Naturally the garden was a focal point.

Gazebo Path 1Gazebo Path 2

Here are two views of the Gazebo Path.

Rose Just Joey

In the Rose Garden, Just Joey

Rose Winchester Cathedral

and Winchester Cathedral have joined the other attractions;

Foxgloves in Rose GardenMargery, however, registered a protest at the number of foxgloves permitted therein.

Poppy in Margery's Bed

She was, however, pleased to find a poppy in her Bed.

Rose Compassion

Compassion rose now proliferates above the Dead End Path.

Sweet Williams

Here is a smaller version of Sweet William that the one previously featured.

Poplar leaves

The leaves of this variety of poplar are delightful at this time of the year.

Bee on viper's bugloss

As promised, viper’s bugloss does attract bees,

Bee on geranium palmatum

as do geranium palmatums

Bee on yellow Bottle Brush plant

and the still burgeoning bottle brush plant.

Florence sculpture

The strong sunlight gives the Florence sculpture the air of The Woman in White, Andrew Lloyd Webber and David Zippel’s musical based on the novel by Wilkie Collins, that was playing at the Shaftesbury Theatre when I photographed it in September 2004.

Alpaca Poo

Among the selection of presents Helen brought was a bag of Alpaca Poo, a garden fertiliser apparently unpleasant to rats.

This evening we dined on Jackie’s wholesome beef in red wine with mushrooms, peppers, onions, and carrots, served with swede and potato mash. Jackie drank Peroni and I drank Reserve des Tuguets madiran 2014.

Defying Gravity

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Today I divided my time between wandering idly around the garden hunting down piles of weeds and clippings deposited by the Head Gardener; transferring four barrowloads of compost from the south end of the garden to the ficus hole in the Dragon Bed; and, of course, making photographs. Jackie continued with her weeding, clearing, and planting.

Garden view from iron urn

This view from the iron urn features two paths and the yellow bottle brush plant now coming into bloom. The chimney pot on the grass patch is still to receive its portion of the contents of the plant trays to be found in abundance.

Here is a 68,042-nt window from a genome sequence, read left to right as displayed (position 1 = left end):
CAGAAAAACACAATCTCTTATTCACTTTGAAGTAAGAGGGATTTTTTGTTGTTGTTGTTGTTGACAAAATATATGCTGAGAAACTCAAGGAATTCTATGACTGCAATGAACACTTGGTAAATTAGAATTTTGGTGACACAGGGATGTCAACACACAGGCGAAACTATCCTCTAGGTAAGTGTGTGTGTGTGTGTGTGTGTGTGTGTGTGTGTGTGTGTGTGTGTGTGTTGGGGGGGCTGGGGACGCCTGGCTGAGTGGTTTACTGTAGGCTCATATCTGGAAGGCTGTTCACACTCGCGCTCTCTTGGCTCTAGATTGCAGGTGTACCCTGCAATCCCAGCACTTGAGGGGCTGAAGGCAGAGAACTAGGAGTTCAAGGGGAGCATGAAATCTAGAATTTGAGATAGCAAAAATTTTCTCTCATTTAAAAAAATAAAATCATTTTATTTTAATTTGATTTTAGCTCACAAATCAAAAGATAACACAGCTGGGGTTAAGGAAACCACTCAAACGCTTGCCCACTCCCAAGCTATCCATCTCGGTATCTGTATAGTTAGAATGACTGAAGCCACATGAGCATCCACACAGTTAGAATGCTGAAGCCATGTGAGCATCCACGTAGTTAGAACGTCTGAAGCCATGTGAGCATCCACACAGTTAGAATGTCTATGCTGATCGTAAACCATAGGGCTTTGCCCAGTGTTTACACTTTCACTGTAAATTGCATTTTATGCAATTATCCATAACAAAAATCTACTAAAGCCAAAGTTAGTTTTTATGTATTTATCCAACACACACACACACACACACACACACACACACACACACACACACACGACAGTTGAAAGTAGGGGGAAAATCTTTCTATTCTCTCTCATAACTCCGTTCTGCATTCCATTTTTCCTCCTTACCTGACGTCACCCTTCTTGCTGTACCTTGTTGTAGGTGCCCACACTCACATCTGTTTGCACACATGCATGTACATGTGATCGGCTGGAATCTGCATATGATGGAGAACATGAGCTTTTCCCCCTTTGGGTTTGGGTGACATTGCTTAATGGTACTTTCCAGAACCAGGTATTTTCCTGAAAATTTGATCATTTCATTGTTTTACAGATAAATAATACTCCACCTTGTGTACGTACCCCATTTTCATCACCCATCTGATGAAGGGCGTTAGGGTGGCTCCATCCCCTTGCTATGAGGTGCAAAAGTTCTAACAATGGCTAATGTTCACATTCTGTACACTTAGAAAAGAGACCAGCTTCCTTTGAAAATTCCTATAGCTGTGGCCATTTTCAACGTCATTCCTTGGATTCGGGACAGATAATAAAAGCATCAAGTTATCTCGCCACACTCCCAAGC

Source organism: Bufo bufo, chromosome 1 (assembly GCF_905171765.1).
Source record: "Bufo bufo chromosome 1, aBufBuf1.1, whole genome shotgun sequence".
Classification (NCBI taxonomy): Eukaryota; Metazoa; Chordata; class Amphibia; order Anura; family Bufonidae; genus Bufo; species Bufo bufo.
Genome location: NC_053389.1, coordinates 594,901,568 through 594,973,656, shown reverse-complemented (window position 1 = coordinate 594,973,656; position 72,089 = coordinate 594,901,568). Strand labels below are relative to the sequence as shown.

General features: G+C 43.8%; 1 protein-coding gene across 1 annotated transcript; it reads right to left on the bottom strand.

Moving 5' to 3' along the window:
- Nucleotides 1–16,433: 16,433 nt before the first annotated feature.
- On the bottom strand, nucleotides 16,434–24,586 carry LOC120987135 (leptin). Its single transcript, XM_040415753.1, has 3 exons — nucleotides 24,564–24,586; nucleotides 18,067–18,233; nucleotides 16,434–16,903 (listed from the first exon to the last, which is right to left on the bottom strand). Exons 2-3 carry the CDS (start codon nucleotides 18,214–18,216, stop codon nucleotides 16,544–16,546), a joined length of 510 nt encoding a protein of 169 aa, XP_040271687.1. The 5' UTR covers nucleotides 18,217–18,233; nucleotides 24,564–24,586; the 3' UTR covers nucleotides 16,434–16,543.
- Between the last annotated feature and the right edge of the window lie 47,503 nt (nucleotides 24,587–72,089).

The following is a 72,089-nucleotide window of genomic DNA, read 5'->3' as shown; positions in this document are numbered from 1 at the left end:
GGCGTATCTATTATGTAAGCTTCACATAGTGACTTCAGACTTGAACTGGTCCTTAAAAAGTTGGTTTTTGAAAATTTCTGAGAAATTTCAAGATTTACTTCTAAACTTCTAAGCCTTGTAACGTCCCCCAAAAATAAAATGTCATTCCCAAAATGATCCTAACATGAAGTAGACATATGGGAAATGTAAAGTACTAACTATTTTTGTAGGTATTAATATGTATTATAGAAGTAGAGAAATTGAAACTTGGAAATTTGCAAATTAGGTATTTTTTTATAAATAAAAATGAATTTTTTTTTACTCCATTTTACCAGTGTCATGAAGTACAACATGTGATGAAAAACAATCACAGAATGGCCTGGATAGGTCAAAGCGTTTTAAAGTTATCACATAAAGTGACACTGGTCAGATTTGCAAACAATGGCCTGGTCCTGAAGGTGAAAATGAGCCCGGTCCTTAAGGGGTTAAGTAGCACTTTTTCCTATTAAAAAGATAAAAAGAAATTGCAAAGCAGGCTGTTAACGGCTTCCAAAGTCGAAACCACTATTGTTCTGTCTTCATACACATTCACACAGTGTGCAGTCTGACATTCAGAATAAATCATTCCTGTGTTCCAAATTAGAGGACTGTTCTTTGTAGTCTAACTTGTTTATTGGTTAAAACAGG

Begonias

These begonias are among those still to be given a tenancy.

Phantom Path 1

This splendid rhododendron flanks the Phantom Path,

Rhododendron and geranium palmatum

and has a happy relationship with a geranium palmatum,

Geranium palmatum

one of many to be found all over the garden.

Brick Path

Rodgersias lurch across the older section of the Brick Path,

South end of garden

at the south end of which can be seen the clematises and gladioli in the window boxes and the weigela on the fence beyond.

New Bed

The join with the newer section of that path can be seen in the opening between two foxgloves in the New Bed.

View from Rose Garden

This garden view extends from a corner of the Rose Garden featuring pink aquilegias; the rose Summer Time at the corner of the painted shed; and, halfway up on the left-hand edge,

Rose Ballerina

Ballerina, who trips merrily across her stage.

Orange theme on chimney pot

The orange theme of black-eyed Susan and marigolds atop this chimney pot was determined by the finial of this obelisk. Susan should soon wrap herself around it.

Raindrops on geranium

This geranium sheds a tear or two.

Rose on wisteria arbour

Now that the wisteria has finished flowering, its companion red rose has taken over floral duties;

Clematis and white climber

and the white rambler has now joined clematis Star of India on the arch spanning the Brick Path at the corner of the Phantom Path.

Roses Festive Jewel

Even before we reach the Rose Garden the scent of the prolific Festive Jewel drifts into our nostrils.

Rose Peach Abundance

Peach Abundance,

Roses Peach Abundance and red, and valerian

sharing this shot of the Oval Bed with a large red sky-climber and vibrant valerian, does have a delicate scent completely snuffed out by the more powerful fragrance.

Day Lilies

Day lilies, on the other side of the bed, are now enjoying their twenty four hours of glory.

Clematis Hagley Hybrid

Two clematises offering their first bloom are Hagley’s Hybrid in the Rose Garden,

Clematis Piilu

and Piilu against the redundant garage door.

Félicité Perpétue 1

Félicité Perpétue along the back drive has also produced its first flower;

Rose Félicité Perpétue 2

rather further on is the one in the front garden,

Foxgloves

which also has an abundance of foxgloves.

Bee on erigeron

Bees are now somewhat busy. Here is one exploring the larger erigerons;

Bee on bottle brush plant

another sampling the aforementioned bottle brush plant;

Bee on heuchera

and finally one defying gravity while sipping from a swaying heuchera.